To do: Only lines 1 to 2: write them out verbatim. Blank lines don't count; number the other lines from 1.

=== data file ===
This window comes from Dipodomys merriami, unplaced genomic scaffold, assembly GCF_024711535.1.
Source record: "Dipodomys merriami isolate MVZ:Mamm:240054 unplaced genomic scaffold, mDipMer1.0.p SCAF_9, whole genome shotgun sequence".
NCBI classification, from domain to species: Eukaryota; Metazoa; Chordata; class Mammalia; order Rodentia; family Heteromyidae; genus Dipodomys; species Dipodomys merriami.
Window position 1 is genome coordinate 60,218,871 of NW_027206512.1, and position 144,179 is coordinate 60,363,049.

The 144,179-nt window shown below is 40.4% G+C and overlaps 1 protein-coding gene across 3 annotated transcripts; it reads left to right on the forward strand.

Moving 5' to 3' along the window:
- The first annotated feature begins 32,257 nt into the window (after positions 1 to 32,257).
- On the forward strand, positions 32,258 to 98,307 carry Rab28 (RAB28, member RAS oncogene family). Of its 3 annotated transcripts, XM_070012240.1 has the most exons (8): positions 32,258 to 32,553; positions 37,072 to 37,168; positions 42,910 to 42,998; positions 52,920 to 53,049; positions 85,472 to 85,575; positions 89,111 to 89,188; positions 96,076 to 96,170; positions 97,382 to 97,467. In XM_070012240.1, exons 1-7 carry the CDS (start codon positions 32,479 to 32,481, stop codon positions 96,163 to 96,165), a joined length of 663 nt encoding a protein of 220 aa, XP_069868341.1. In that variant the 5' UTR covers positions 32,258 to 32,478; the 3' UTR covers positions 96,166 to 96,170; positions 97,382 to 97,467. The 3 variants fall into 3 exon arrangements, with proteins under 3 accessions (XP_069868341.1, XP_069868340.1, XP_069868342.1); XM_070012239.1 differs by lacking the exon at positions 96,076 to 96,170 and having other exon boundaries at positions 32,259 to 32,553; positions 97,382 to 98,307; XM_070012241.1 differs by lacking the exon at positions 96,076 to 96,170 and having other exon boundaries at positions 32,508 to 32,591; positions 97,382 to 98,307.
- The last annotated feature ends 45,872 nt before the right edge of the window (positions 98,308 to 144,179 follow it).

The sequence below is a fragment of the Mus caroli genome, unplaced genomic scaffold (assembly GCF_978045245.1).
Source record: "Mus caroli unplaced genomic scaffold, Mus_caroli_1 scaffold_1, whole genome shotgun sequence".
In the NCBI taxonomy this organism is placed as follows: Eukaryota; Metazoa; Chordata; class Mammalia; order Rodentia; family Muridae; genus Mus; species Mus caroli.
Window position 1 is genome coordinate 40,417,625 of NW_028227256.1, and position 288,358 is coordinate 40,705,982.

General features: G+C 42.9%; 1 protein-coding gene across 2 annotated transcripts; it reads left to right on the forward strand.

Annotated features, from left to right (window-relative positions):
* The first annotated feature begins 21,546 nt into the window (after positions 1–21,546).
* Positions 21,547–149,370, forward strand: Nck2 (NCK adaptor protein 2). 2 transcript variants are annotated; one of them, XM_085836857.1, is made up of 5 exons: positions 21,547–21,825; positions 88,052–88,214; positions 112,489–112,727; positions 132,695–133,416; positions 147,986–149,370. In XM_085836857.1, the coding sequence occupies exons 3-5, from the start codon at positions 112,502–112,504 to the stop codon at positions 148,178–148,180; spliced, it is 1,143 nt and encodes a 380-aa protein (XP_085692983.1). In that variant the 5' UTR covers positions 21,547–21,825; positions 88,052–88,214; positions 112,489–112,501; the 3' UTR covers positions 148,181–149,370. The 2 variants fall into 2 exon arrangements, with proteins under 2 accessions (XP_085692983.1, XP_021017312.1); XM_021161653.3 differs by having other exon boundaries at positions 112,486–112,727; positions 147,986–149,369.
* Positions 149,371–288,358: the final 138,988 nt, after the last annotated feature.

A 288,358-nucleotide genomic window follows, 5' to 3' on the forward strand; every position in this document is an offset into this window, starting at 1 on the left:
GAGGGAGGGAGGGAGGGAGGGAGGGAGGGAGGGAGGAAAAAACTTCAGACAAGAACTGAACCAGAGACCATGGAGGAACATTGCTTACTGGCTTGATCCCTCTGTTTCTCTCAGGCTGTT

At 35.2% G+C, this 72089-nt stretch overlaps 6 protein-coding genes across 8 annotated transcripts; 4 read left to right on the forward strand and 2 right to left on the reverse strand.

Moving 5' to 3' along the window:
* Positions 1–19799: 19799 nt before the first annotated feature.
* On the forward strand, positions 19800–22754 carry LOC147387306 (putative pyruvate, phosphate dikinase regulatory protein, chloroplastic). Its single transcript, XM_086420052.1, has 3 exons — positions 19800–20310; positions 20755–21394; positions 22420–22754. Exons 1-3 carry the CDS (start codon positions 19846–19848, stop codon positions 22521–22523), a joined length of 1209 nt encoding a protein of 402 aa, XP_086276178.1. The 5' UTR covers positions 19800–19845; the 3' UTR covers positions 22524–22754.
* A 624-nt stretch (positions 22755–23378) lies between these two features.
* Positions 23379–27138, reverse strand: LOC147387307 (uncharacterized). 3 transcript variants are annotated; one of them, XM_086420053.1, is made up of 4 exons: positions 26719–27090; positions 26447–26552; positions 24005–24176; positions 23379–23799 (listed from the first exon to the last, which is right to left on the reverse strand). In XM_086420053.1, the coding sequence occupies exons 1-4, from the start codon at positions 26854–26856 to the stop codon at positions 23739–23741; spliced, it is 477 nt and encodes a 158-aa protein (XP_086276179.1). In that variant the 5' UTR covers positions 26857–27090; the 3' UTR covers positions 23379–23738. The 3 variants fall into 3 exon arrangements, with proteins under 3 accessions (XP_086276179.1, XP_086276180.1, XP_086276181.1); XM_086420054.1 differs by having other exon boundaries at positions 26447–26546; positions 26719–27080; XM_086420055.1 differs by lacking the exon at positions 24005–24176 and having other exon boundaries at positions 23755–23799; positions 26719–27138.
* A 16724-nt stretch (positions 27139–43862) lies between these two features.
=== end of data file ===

This window comes from Dipodomys merriami, unplaced genomic scaffold, assembly GCF_024711535.1.
Source record: "Dipodomys merriami isolate MVZ:Mamm:240054 unplaced genomic scaffold, mDipMer1.0.p SCAF_9, whole genome shotgun sequence".